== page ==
FIG. 4 is a photomicrograph of a transformed precursor mixture particle after several days of electrolysis in an aluminium reduction cell.

DETAILED DESCRIPTION OF THE INVENTION

FIG. 1 illustrates a block flow diagram according to one embodiment of a process for the production of a metal boride precursor mixture of the invention. The precursor mixture includes a metal oxide and boric oxide.

The metal oxide of the invention may be selected from, but not necessarily limited to, titanium oxide (TiO2), zirconium oxide (ZrO2), hafnium oxide (HfO2), vanadium oxide (V2O5 and V2O3), niobium oxide, tantalum oxide, chromium oxide and molybdenum oxide, and combinations thereof. In a preferred embodiment of the invention, the metal oxide is TiO2 or ZrO2, and in a particularly preferred embodiment is TiO2.

The boric oxide of the precursor mixture in a preferred embodiment is produced from a boron component selected from the group consisting of ortho-boric acid (H3BO3) and meta-boric acid (HBO2). Clearly, boric oxide (B2O3) may also be used as the boron component or starting material.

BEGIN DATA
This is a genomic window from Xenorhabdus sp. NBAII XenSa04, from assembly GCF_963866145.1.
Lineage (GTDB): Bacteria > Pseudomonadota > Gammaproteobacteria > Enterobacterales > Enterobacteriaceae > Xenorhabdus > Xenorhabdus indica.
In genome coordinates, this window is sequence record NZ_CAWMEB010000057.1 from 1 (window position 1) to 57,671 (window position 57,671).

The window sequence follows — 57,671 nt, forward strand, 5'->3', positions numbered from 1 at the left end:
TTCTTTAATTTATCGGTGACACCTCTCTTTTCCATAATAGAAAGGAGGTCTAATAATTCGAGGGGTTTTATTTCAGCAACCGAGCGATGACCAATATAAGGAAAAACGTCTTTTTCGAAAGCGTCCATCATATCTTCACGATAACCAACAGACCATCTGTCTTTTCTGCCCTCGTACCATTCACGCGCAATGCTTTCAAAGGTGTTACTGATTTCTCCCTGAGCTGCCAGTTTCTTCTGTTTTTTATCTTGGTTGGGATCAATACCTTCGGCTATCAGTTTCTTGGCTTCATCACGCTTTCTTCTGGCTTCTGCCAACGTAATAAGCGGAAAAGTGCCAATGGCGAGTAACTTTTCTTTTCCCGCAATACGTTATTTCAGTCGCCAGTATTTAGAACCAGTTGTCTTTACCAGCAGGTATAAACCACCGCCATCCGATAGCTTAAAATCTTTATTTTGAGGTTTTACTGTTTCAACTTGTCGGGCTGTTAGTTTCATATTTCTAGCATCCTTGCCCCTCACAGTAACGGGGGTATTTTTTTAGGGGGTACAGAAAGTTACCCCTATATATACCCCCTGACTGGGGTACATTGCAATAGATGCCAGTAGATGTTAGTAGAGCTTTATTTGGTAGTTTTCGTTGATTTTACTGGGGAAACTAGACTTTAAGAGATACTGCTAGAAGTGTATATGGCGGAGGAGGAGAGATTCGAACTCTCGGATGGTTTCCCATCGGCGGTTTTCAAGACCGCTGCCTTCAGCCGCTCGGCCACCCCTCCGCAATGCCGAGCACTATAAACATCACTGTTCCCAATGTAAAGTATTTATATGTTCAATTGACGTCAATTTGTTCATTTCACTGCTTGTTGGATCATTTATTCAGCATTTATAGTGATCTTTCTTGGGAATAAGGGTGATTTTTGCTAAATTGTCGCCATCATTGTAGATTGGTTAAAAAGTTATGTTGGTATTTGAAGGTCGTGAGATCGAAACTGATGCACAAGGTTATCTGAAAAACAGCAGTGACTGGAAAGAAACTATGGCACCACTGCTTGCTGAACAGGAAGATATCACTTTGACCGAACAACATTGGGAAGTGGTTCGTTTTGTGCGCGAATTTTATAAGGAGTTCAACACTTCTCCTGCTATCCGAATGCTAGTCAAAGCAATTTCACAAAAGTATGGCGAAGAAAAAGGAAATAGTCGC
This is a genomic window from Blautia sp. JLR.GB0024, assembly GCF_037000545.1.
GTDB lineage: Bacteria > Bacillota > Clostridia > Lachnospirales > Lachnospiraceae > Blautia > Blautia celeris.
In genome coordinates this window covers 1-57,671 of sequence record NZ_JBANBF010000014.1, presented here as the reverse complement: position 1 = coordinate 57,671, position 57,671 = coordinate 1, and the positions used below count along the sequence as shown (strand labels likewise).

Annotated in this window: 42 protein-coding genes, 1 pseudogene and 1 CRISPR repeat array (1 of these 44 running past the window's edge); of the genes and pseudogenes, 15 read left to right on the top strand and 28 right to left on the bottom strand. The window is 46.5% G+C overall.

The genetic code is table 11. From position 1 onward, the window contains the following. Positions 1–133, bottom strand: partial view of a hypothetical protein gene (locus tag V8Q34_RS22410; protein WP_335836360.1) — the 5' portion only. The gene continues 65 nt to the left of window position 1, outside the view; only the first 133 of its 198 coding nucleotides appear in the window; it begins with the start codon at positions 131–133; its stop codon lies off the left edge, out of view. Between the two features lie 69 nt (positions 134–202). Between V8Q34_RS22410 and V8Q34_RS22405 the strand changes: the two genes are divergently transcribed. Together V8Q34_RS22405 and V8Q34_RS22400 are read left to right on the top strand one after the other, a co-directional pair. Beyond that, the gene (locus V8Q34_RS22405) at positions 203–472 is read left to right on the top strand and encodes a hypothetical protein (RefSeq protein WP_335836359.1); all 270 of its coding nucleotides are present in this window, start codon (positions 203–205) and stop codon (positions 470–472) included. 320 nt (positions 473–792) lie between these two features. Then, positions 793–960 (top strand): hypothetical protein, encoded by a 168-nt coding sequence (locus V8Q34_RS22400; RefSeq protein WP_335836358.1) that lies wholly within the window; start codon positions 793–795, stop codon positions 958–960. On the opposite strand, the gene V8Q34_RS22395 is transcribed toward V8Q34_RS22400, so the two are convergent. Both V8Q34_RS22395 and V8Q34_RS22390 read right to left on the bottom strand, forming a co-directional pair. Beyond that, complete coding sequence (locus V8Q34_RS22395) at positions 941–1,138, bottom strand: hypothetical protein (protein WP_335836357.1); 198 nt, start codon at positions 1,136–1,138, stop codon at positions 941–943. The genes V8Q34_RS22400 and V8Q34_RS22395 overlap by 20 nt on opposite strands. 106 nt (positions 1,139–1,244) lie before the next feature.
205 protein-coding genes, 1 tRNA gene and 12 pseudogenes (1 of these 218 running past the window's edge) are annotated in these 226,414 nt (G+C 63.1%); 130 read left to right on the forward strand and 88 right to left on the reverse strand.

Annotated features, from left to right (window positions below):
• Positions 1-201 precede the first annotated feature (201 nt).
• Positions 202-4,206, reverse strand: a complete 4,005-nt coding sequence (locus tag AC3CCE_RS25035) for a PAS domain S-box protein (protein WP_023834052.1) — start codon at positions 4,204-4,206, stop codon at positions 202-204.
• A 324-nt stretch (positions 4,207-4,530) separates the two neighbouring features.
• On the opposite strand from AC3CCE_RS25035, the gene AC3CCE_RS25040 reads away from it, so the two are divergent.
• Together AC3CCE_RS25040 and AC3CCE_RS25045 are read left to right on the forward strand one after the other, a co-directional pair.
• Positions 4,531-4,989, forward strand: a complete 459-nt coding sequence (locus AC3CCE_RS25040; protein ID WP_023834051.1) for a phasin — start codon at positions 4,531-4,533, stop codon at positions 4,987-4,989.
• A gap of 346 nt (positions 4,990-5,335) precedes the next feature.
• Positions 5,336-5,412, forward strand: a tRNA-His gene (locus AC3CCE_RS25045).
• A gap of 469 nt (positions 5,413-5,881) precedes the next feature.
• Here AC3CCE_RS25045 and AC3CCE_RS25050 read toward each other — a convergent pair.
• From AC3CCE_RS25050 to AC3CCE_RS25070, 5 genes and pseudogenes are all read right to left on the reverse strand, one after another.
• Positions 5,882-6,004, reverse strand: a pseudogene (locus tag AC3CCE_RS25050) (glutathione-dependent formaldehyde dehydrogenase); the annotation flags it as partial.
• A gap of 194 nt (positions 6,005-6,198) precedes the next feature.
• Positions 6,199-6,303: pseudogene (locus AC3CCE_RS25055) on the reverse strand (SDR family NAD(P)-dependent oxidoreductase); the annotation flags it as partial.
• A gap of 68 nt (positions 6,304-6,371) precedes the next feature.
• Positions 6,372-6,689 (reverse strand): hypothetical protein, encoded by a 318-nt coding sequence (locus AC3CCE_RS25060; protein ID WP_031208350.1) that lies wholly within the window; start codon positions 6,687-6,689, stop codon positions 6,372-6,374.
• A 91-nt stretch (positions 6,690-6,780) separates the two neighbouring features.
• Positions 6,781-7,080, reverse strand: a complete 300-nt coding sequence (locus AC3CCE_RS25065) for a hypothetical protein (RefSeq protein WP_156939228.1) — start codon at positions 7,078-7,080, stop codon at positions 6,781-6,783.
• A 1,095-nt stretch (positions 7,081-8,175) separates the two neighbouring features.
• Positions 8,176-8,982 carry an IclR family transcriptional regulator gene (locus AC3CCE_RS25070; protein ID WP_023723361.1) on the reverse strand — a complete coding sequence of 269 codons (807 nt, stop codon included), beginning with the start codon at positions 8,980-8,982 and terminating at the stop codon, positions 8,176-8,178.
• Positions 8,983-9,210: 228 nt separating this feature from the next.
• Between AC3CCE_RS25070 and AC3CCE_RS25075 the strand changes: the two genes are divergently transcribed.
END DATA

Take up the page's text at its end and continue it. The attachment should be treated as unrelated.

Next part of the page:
In a preferred embodiment, the metal boride precursor of the invention will have a metal oxide/boric oxide in a theoretical weight percentage needed to combine stoichiometrically under cell operations to form metal borides. Therefore, if the metal oxide is TiO2, the amount of B2O3 needed to react to produce TiB2 via Reaction 1 is 53 wt %/47 wt % TiO2/B2O3 respectively. Although these weight % are preferred, small variations from these weight ratios are permissible. In particular, small excesses of the boron compound may compensate for volatilization which may still occur to a limited extent.
3TiO2+3B2O3+10Al→3TiB2+5Al2O3  Reaction 1

Where the starting boron component is not boric oxide, the weight ratio of the starting components will be different. For example, in the case of TiO2/H3BO3, the ratio is 40/60 wt %/wt % respectively, that produces the required 53 wt %/47 wt % TiO2/B2O3 in the metal boride precursor.